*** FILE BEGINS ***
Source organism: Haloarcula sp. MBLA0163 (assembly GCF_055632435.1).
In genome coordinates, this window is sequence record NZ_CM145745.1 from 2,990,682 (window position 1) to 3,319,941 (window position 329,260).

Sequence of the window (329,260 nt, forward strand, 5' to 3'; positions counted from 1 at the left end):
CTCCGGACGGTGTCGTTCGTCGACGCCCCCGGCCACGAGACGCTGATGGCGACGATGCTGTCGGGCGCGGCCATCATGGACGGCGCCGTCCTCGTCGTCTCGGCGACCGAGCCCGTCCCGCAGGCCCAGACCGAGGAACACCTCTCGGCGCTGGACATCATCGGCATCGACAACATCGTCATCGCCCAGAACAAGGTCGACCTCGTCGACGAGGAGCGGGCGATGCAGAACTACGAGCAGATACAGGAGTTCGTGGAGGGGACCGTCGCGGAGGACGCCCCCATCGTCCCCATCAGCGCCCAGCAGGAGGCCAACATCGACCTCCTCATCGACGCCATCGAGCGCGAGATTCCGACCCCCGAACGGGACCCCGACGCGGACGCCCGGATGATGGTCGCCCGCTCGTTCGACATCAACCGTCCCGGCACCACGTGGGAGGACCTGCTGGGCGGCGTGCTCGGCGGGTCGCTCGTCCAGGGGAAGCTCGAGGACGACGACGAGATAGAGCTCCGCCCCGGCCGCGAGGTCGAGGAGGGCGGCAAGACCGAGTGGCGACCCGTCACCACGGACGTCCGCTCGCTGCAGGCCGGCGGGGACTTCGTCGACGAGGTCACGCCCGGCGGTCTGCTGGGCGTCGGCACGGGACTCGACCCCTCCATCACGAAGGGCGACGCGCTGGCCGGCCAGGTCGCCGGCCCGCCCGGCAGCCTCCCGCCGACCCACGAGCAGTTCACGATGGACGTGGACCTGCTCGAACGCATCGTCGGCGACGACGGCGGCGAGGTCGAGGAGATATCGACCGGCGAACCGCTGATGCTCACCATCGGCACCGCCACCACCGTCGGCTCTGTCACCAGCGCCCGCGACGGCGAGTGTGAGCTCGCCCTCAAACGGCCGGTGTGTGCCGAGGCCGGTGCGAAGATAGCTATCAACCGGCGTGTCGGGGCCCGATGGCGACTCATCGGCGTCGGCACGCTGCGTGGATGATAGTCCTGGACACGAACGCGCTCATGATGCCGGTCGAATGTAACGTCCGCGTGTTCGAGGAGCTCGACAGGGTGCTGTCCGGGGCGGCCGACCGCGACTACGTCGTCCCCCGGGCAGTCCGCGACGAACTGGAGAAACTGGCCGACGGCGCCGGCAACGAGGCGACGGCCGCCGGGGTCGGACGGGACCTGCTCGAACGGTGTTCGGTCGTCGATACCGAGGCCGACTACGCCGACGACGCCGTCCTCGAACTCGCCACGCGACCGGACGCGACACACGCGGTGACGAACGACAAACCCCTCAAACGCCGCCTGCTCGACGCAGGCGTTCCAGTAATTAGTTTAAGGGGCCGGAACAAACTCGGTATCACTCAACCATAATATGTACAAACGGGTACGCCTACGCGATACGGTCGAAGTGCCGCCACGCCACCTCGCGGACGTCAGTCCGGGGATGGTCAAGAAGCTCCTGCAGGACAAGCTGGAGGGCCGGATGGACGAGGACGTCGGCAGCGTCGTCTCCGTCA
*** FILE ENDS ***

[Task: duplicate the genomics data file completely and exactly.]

Source organism: Haloarcula sp. MBLA0163 (assembly GCF_055632435.1).
In genome coordinates, this window is sequence record NZ_CM145745.1 from 2,990,682 (window position 1) to 3,319,941 (window position 329,260).

Sequence of the window (329,260 nt, forward strand, 5' to 3'; positions counted from 1 at the left end):
CTCCGGACGGTGTCGTTCGTCGACGCCCCCGGCCACGAGACGCTGATGGCGACGATGCTGTCGGGCGCGGCCATCATGGACGGCGCCGTCCTCGTCGTCTCGGCGACCGAGCCCGTCCCGCAGGCCCAGACCGAGGAACACCTCTCGGCGCTGGACATCATCGGCATCGACAACATCGTCATCGCCCAGAACAAGGTCGACCTCGTCGACGAGGAGCGGGCGATGCAGAACTACGAGCAGATACAGGAGTTCGTGGAGGGGACCGTCGCGGAGGACGCCCCCATCGTCCCCATCAGCGCCCAGCAGGAGGCCAACATCGACCTCCTCATCGACGCCATCGAGCGCGAGATTCCGACCCCCGAACGGGACCCCGACGCGGACGCCCGGATGATGGTCGCCCGCTCGTTCGACATCAACCGTCCCGGCACCACGTGGGAGGACCTGCTGGGCGGCGTGCTCGGCGGGTCGCTCGTCCAGGGGAAGCTCGAGGACGACGACGAGATAGAGCTCCGCCCCGGCCGCGAGGTCGAGGAGGGCGGCAAGACCGAGTGGCGACCCGTCACCACGGACGTCCGCTCGCTGCAGGCCGGCGGGGACTTCGTCGACGAGGTCACGCCCGGCGGTCTGCTGGGCGTCGGCACGGGACTCGACCCCTCCATCACGAAGGGCGACGCGCTGGCCGGCCAGGTCGCCGGCCCGCCCGGCAGCCTCCCGCCGACCCACGAGCAGTTCACGATGGACGTGGACCTGCTCGAACGCATCGTCGGCGACGACGGCGGCGAGGTCGAGGAGATATCGACCGGCGAACCGCTGATGCTCACCATCGGCACCGCCACCACCGTCGGCTCTGTCACCAGCGCCCGCGACGGCGAGTGTGAGCTCGCCCTCAAACGGCCGGTGTGTGCCGAGGCCGGTGCGAAGATAGCTATCAACCGGCGTGTCGGGGCCCGATGGCGACTCATCGGCGTCGGCACGCTGCGTGGATGATAGTCCTGGACACGAACGCGCTCATGATGCCGGTCGAATGTAACGTCCGCGTGTTCGAGGAGCTCGACAGGGTGCTGTCCGGGGCGGCCGACCGCGACTACGTCGTCCCCCGGGCAGTCCGCGACGAACTGGAGAAACTGGCCGACGGCGCCGGCAACGAGGCGACGGCCGCCGGGGTCGGACGGGACCTGCTCGAACGGTGTTCGGTCGTCGATACCGAGGCCGACTACGCCGACGACGCCGTCCTCGAACTCGCCACGCGACCGGACGCGACACACGCGGTGACGAACGACAAACCCCTCAAACGCCGCCTGCTCGACGCAGGCGTTCCAGTAATTAGTTTAAGGGGCCGGAACAAACTCGGTATCACTCAACCATAATATGTACAAACGGGTACGCCTACGCGATACGGTCGAAGTGCCGCCACGCCACCTCGCGGACGTCAGTCCGGGGATGGTCAAGAAGCTCCTGCAGGACAAGCTGGAGGGCCGGATGGACGAGGACGTCGGCAGCGTCGTCTCCGTCA